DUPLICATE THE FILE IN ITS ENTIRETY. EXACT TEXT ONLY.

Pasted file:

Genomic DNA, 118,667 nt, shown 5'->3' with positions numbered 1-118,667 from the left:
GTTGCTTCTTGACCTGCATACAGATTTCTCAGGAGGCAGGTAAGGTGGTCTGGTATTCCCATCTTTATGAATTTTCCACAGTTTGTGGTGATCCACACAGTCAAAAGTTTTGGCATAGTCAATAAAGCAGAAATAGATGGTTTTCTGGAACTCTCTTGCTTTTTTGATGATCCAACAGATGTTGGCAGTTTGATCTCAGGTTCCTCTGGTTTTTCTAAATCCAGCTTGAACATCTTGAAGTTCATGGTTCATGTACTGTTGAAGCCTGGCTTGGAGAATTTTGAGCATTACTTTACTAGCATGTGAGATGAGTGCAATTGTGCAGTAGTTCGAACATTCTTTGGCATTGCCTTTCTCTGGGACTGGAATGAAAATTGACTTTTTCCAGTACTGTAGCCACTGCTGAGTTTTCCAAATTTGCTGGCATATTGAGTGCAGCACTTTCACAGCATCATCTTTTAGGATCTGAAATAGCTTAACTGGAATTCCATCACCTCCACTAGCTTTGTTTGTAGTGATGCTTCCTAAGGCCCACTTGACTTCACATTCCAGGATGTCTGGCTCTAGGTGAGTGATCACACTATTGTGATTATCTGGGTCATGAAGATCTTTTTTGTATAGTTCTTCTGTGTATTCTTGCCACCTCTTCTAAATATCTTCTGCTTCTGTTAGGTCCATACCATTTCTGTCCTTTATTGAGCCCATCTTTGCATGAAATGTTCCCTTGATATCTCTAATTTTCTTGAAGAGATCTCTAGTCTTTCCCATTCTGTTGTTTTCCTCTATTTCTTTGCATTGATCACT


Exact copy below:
Genomic DNA, 118,667 nt, shown 5'->3' with positions numbered 1-118,667 from the left:
GTTGCTTCTTGACCTGCATACAGATTTCTCAGGAGGCAGGTAAGGTGGTCTGGTATTCCCATCTTTATGAATTTTCCACAGTTTGTGGTGATCCACACAGTCAAAAGTTTTGGCATAGTCAATAAAGCAGAAATAGATGGTTTTCTGGAACTCTCTTGCTTTTTTGATGATCCAACAGATGTTGGCAGTTTGATCTCAGGTTCCTCTGGTTTTTCTAAATCCAGCTTGAACATCTTGAAGTTCATGGTTCATGTACTGTTGAAGCCTGGCTTGGAGAATTTTGAGCATTACTTTACTAGCATGTGAGATGAGTGCAATTGTGCAGTAGTTCGAACATTCTTTGGCATTGCCTTTCTCTGGGACTGGAATGAAAATTGACTTTTTCCAGTACTGTAGCCACTGCTGAGTTTTCCAAATTTGCTGGCATATTGAGTGCAGCACTTTCACAGCATCATCTTTTAGGATCTGAAATAGCTTAACTGGAATTCCATCACCTCCACTAGCTTTGTTTGTAGTGATGCTTCCTAAGGCCCACTTGACTTCACATTCCAGGATGTCTGGCTCTAGGTGAGTGATCACACTATTGTGATTATCTGGGTCATGAAGATCTTTTTTGTATAGTTCTTCTGTGTATTCTTGCCACCTCTTCTAAATATCTTCTGCTTCTGTTAGGTCCATACCATTTCTGTCCTTTATTGAGCCCATCTTTGCATGAAATGTTCCCTTGATATCTCTAATTTTCTTGAAGAGATCTCTAGTCTTTCCCATTCTGTTGTTTTCCTCTATTTCTTTGCATTGATCACT